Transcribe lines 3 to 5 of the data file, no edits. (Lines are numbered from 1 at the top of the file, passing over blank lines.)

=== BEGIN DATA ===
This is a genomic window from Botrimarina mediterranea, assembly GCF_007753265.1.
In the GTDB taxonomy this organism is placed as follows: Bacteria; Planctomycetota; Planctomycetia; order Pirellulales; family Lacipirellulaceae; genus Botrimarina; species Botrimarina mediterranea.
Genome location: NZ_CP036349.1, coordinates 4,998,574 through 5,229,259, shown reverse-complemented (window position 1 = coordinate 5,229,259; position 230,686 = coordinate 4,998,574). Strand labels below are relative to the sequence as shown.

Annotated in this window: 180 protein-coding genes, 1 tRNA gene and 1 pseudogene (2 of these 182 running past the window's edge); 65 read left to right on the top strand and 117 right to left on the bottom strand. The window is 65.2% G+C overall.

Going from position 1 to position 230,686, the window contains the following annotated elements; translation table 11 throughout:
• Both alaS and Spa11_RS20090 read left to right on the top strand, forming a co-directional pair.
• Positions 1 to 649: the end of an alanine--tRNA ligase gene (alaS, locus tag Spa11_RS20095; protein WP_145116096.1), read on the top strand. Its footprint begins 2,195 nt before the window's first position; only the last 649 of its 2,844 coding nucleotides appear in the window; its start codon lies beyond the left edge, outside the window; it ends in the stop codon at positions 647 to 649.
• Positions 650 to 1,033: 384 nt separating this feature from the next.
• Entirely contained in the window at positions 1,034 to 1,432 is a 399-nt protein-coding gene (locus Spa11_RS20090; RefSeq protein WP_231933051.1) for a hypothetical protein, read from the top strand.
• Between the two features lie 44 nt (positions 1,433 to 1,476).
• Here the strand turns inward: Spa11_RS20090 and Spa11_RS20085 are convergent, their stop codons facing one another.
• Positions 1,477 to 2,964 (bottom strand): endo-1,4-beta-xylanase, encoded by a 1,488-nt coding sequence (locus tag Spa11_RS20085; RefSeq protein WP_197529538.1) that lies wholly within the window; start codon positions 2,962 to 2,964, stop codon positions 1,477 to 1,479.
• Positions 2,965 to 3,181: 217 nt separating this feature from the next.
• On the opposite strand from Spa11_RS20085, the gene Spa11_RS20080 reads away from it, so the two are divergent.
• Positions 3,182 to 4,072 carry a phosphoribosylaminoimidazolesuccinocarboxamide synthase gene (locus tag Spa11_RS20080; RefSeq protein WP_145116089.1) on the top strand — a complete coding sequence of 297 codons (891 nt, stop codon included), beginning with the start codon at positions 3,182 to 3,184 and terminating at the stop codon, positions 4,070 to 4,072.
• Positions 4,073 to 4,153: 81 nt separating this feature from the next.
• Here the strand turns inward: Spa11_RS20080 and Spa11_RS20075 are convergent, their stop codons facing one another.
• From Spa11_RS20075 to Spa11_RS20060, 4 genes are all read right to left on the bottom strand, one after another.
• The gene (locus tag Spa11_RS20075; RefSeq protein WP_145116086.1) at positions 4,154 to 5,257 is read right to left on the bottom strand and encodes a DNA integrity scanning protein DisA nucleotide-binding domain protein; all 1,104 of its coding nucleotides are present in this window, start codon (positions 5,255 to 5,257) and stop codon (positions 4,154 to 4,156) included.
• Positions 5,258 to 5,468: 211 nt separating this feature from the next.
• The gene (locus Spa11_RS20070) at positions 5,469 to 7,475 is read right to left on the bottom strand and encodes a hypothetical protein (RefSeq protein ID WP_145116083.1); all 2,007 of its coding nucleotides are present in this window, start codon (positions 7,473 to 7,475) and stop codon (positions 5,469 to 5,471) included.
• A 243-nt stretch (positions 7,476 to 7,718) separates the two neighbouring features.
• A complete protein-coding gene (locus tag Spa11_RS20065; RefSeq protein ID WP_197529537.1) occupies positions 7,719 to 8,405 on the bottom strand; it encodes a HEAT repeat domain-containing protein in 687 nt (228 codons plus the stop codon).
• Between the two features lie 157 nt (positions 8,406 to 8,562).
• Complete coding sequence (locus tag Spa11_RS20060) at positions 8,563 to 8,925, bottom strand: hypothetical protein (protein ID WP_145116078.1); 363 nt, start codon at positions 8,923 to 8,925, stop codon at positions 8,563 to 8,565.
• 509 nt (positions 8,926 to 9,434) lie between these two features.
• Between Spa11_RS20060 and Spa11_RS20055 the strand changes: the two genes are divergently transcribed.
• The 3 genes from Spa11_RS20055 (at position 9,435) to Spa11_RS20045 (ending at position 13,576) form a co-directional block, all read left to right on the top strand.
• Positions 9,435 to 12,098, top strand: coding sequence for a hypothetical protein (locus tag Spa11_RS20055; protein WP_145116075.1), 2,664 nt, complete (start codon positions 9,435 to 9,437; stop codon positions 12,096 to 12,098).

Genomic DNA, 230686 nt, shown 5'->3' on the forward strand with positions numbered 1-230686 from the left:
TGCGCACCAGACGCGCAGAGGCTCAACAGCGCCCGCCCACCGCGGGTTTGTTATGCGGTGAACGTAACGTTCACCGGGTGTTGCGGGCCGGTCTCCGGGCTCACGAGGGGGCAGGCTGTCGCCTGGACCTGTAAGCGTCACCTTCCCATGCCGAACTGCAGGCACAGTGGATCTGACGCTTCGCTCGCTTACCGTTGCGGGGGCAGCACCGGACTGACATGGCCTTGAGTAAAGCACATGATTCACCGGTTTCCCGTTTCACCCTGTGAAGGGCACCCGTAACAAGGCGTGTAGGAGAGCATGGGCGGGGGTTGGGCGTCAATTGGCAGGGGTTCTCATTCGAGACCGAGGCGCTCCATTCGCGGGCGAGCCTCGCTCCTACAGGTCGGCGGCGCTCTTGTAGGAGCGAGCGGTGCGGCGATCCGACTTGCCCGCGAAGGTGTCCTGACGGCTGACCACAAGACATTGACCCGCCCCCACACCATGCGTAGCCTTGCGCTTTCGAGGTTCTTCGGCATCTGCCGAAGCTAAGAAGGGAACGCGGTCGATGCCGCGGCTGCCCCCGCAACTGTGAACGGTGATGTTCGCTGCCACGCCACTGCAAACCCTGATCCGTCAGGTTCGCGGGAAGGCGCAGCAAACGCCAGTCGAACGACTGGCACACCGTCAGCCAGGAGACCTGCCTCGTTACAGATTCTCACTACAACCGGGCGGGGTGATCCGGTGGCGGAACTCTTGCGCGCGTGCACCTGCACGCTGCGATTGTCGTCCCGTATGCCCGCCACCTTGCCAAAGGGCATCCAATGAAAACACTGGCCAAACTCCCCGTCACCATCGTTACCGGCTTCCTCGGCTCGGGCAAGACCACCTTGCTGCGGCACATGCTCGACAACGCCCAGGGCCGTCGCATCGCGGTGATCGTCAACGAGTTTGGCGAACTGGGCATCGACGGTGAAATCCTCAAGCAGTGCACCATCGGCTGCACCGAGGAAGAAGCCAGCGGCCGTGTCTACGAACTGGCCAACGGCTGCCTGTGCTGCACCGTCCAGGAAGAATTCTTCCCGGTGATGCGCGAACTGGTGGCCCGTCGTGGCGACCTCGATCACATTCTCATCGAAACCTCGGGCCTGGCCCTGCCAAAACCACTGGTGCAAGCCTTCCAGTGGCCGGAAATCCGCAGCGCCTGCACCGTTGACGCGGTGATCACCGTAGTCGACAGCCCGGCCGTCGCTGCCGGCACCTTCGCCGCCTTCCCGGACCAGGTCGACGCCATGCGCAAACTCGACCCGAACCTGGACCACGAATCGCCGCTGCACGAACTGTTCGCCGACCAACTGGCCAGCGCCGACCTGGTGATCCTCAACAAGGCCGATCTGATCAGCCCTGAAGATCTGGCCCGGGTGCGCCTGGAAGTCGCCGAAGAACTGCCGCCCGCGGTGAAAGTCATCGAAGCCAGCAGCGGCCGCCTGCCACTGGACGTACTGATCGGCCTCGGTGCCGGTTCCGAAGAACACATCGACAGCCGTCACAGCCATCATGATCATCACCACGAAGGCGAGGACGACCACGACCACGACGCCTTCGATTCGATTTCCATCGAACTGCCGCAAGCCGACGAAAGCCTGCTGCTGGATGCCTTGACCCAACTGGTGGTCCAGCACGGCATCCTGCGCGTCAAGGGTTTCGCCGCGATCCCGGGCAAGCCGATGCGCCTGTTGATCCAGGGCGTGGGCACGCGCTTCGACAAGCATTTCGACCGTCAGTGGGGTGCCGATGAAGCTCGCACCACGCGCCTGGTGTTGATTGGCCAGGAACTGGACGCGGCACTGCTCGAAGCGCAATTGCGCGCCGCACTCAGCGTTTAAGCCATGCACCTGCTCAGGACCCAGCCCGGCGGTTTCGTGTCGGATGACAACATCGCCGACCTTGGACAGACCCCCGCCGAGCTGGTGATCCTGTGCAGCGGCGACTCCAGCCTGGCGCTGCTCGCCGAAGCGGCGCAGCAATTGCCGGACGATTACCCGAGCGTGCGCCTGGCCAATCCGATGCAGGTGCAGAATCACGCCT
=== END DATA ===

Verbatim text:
Genome location: NZ_CP036349.1, coordinates 4,998,574 through 5,229,259, shown reverse-complemented (window position 1 = coordinate 5,229,259; position 230,686 = coordinate 4,998,574). Strand labels below are relative to the sequence as shown.

Annotated in this window: 180 protein-coding genes, 1 tRNA gene and 1 pseudogene (2 of these 182 running past the window's edge); 65 read left to right on the top strand and 117 right to left on the bottom strand. The window is 65.2% G+C overall.

Going from position 1 to position 230,686, the window contains the following annotated elements; translation table 11 throughout: